Clayton attorney and American Anglican bishop Marty Sigillito stands
accused in civil court of running a $45 million Ponzi scheme. He's currently under federal investigation. See our feature, "White Collar Crime." Bishop Marty Sigillito
wants his stuff back.
The feds seized a whole slew of his assets over the past three months, convinced that he'd defrauded dozens of people in a giant scam. Now, Sigillito's attorneys, David Helfrey
and Doug Roller
, are slamming
the FBI and U.S. Attorney's Office for "aggressive and inappropriate use of federal search warrants and seizure warrants." And oh, that ain't all:
The lengths to which these officials have gone in their attempt to bring Mr. Sigillito to his knees prior to the initiation of any judicial proceedings are both mind-boggling and frightening....
[We] do not make these accusations lightly. Both [of us] are
former organized crime prosecutors in the Department of Justice who
have received numerous awards and accolades from the Department as well
as the Federal investigative agencies....
Counsel believes that
the tactics being employed in this case are directly contrary to the
core values and principles of the Department.
Which tactics? Here's a sampler from their 75-page pleading (supported by hundreds of pages of exhibits): 1) Unconstitutional Search and Seizure at Sigillito's Clayton Office (May 24
On the day Sigillito's "life came crashing down around him," his lawyers insist, the warrants served on him at his office didn't properly identify his alleged crimes (as required by the Fourth Amendment), and were so broad as to give "the FBI license to rummage through every piece of paper....in an unlawful general exploratory search."
The feds just grabbed stuff that had nothing to do with the present matter, they claim, including items belonging to the Anglican church.
2) Ditto for the Raids on Sigillito's Dwellings in Webster Groves and Marthasville (July 1)
But with a couple of eyebrow-raising wrinkles. First, Helfrey and Roller suggest that Assistant U.S. Attorney Steve Holtshauser
set these raids in motion out of anger that Sigillito had made public part of their e-mail correspondence (more on that in a future post).
They also accuse the FBI of issuing a "false and misleading" warrant by listing a bunch of bottles of expensive liquor
that Sigillito was storing at the Racquet Club of St. Louis (to see that list, click here
). Foul play, they cry:
By listing these items, the warrant indicates that the items had not been taken. This is simply not true. The FBI apparently obtained [them] prior to July 1, 2010....[the FBI] was trying to legitimize [their] warrantless seizure of the liquor...
By the way, the cagey guys at the Racquet Club are sure to LOVE this:
Even if the Racquet Club officials consented to the FBI taking the liquor, the consent was not theirs to give. If the officials [there] voluntarily turned over Mr. Sigillito's property to the FBI without being compelled to do so in a response to a subpoena or a warrant, they are liable for conversion of Mr. Sigillito's property.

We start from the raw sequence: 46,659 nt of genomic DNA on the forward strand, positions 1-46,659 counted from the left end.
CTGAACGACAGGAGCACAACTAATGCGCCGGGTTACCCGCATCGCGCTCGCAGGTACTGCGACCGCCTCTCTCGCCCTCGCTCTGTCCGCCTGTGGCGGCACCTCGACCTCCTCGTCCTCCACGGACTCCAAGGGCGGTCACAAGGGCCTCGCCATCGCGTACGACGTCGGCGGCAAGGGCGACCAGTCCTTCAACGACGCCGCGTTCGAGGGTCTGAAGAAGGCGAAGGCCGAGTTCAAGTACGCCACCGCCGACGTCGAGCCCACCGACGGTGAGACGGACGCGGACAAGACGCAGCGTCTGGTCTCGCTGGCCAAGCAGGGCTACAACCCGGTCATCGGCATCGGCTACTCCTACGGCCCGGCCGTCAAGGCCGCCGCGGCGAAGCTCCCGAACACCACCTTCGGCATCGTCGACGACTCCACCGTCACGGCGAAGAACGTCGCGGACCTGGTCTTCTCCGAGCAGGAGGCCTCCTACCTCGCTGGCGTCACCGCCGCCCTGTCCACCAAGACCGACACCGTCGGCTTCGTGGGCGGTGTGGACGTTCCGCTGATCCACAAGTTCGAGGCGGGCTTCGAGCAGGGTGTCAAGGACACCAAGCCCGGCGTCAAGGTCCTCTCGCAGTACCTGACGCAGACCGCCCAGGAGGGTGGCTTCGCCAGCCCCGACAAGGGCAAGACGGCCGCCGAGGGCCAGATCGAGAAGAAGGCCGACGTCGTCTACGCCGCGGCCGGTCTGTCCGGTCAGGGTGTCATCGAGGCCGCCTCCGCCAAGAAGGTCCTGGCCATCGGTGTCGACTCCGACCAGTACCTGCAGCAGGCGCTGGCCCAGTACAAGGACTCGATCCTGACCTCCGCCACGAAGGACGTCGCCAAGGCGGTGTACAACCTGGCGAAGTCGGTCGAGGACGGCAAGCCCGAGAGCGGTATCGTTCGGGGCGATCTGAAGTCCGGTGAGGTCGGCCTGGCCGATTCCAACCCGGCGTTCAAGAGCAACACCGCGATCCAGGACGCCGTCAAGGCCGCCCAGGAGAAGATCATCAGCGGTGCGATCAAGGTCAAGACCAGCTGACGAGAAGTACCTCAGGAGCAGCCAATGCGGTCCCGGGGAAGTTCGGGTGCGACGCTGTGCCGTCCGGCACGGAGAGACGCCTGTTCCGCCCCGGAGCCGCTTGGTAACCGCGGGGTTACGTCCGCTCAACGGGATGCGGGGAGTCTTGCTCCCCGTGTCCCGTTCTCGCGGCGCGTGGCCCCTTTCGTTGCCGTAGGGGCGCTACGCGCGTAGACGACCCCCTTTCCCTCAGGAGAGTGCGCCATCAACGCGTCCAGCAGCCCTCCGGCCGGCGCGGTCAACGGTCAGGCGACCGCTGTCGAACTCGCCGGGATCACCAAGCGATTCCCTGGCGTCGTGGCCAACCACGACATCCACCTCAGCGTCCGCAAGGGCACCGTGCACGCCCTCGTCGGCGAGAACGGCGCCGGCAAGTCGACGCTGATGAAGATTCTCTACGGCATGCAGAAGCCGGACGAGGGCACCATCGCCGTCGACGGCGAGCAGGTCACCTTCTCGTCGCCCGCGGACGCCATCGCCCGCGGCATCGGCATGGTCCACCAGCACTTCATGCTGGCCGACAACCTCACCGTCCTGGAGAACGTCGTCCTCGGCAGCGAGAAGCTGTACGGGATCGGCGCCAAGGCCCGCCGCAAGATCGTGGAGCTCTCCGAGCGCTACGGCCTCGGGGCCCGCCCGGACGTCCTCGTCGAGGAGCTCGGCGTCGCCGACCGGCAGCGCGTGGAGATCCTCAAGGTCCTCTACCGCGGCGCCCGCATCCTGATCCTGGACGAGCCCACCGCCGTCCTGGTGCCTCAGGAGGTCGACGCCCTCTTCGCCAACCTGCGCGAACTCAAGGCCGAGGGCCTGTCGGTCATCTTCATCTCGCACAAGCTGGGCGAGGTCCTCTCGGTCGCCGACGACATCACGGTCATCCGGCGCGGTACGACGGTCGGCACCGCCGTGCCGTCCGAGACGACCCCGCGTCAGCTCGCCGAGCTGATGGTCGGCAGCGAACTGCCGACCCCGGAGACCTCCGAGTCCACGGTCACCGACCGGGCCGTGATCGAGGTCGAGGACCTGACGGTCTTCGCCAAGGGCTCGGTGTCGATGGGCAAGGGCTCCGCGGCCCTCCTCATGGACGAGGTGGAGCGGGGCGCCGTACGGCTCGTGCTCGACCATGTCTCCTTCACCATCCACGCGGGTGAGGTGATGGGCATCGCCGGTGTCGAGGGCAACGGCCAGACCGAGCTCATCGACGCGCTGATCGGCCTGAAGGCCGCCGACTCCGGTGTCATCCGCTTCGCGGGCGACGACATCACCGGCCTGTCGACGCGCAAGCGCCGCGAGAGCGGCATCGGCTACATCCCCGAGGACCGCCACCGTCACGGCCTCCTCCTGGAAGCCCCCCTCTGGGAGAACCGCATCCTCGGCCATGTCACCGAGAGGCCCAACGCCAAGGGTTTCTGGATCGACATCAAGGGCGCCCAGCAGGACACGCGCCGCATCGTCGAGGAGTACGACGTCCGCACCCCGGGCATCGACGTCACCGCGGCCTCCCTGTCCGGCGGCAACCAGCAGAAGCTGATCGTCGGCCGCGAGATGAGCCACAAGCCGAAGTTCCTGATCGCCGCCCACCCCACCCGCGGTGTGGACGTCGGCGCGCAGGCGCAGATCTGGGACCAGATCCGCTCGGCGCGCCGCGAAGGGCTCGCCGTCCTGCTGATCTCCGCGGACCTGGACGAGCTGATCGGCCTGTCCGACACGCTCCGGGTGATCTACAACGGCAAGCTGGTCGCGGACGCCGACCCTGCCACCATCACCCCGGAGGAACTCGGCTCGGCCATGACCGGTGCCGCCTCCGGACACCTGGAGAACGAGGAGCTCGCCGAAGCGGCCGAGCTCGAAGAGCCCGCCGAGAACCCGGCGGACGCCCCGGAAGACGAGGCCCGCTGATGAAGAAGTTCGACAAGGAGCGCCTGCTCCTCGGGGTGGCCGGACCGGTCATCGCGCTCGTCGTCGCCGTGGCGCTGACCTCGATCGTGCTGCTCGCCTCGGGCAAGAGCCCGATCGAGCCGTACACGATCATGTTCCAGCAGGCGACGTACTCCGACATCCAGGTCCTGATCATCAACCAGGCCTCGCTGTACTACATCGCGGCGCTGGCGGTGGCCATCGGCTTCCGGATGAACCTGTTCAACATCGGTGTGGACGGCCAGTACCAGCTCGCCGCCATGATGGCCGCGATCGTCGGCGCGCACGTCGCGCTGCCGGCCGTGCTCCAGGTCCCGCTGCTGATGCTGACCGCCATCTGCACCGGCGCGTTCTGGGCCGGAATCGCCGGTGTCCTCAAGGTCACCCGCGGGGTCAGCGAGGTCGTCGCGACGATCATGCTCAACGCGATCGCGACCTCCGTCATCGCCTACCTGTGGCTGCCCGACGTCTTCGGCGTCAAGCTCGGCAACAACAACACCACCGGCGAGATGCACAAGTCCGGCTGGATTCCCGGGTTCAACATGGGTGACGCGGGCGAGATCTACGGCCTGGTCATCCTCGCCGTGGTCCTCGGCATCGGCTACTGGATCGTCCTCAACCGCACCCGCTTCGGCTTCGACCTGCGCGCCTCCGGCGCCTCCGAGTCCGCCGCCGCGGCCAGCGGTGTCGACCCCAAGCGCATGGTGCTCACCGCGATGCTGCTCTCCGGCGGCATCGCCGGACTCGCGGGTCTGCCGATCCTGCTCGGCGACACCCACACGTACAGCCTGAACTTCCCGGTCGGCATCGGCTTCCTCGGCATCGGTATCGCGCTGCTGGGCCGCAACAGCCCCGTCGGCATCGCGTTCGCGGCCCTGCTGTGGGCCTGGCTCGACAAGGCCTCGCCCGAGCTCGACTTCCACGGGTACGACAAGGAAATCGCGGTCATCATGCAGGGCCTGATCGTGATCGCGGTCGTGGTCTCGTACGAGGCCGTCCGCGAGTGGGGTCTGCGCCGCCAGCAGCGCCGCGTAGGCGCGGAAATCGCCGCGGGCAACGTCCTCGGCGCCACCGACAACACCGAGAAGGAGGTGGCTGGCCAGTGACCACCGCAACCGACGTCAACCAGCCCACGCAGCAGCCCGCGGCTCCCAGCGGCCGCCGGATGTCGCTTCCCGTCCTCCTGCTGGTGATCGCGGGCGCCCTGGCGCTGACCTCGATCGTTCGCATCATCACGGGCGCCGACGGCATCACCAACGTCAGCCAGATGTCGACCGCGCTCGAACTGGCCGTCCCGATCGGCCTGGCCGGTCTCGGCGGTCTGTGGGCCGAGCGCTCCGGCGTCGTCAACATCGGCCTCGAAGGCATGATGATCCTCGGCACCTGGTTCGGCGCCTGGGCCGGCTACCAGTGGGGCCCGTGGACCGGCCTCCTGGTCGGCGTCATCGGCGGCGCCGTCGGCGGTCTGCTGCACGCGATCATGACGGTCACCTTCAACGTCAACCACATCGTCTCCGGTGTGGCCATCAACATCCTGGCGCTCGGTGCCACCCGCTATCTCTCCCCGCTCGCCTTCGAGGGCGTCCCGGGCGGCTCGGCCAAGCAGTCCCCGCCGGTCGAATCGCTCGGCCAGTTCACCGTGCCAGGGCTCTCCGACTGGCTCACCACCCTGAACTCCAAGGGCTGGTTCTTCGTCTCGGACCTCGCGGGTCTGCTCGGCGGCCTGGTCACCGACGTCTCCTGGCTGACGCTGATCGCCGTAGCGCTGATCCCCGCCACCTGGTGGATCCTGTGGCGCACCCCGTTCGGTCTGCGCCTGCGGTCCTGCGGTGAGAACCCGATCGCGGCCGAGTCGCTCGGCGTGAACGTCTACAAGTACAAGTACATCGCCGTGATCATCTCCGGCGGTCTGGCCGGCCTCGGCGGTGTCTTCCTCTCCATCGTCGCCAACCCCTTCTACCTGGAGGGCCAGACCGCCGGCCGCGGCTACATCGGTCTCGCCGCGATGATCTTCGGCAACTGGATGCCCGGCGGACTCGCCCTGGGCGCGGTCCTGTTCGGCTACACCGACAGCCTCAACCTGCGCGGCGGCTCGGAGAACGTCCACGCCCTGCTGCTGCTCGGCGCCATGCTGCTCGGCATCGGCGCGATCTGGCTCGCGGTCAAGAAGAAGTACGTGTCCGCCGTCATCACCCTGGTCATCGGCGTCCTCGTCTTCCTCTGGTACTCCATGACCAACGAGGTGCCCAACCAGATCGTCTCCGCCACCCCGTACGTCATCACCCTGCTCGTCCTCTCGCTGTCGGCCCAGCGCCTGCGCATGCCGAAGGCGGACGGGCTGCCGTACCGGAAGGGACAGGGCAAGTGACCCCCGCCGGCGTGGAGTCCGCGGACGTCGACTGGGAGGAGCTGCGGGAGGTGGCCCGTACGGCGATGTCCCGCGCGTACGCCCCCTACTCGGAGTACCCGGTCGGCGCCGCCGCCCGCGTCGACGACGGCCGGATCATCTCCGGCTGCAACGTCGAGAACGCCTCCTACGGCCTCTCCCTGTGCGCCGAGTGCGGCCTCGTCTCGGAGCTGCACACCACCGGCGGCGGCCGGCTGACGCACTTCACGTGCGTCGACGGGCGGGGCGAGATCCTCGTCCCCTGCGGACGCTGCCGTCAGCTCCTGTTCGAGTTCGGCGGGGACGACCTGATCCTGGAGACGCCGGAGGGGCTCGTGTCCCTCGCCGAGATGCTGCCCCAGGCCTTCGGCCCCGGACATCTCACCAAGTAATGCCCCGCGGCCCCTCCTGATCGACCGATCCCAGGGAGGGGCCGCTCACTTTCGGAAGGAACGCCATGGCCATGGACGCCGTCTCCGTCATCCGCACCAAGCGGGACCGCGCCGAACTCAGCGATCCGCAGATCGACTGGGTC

The FBI did not comment, and instead referred Daily RFT
to the U.S. Attorney's Office, whom they said was handling the matter. Those folks, in turn, said they'd recused themselves and referred us to U.S. Attorney Beth Phillips of the Western District, who could not immediately be reached for comment.
The list of improprieties alleged by the bishop's lawyers is extensive. We will delve into them more fully later. But for now, Helfrey and Roller claim the feds:
- tried to intimidate Sigillito's wife, Mindy Finan, into incriminating her husband
- bullied an Anglican clergyman from Texas who they thought was raising funds for Sigillito's defense and threatened to prosecute him if Sigillito used the money to flee the country
- meddled in the civil cases now pending against the bishop
- demanded Sigillito surrender his passport, even though no charges have been filed
- visited hardship on the Sigillito family by seizing the 2006 Volvo S40 his kids use to drive to school and work
- seized money Sigillito had scrounged up to pay his lawyers (like the $19,000 he'd earned by selling his own car, a 2010 Volvo C30, or the precious coins he'd given them as a security of payment of attorney's fees)
This list goes on and on.
The pleading never directly addresses Sigillito's guilt or innocence. (It's worth point out that no charges have been filed.) This was about getting some property back so that Sigillito could defend himself and pay his attorneys.
However, Helfrey and Roller do imply
the bishop's innocence. They claim cash-flow problem in the investment program, which started with the market turmoil in 2008, got even worse with "several reversals of fortune" in 2010 -- including when one lender wanted his $15 million back.
The government's seizures thwarted his honest attempts to rectify the situation, they suggest. As a result, "the Sigillitos are experiencing a huge montly cash flow problem. Quite simply they cannot financially survive in their current situation."
This miscellaneous case has been transferred to Chief Judge Linda R. Reade
of the Northern District of Iowa.